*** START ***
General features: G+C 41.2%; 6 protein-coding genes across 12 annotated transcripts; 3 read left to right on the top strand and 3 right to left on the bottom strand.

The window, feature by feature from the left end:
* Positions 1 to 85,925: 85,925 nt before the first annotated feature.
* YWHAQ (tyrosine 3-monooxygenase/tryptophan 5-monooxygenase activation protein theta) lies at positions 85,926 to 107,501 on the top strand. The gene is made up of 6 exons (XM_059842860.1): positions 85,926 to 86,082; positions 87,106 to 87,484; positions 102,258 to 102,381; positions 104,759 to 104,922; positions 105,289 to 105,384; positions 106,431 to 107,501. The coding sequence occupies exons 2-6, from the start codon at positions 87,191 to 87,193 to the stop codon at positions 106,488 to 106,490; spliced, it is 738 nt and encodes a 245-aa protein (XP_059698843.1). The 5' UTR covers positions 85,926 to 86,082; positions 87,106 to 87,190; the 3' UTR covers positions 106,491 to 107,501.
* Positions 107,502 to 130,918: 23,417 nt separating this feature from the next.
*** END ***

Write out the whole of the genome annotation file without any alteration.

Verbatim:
General features: G+C 41.2%; 6 protein-coding genes across 12 annotated transcripts; 3 read left to right on the top strand and 3 right to left on the bottom strand.

The window, feature by feature from the left end:
* Positions 1 to 85,925: 85,925 nt before the first annotated feature.
* YWHAQ (tyrosine 3-monooxygenase/tryptophan 5-monooxygenase activation protein theta) lies at positions 85,926 to 107,501 on the top strand. The gene is made up of 6 exons (XM_059842860.1): positions 85,926 to 86,082; positions 87,106 to 87,484; positions 102,258 to 102,381; positions 104,759 to 104,922; positions 105,289 to 105,384; positions 106,431 to 107,501. The coding sequence occupies exons 2-6, from the start codon at positions 87,191 to 87,193 to the stop codon at positions 106,488 to 106,490; spliced, it is 738 nt and encodes a 245-aa protein (XP_059698843.1). The 5' UTR covers positions 85,926 to 86,082; positions 87,106 to 87,190; the 3' UTR covers positions 106,491 to 107,501.
* Positions 107,502 to 130,918: 23,417 nt separating this feature from the next.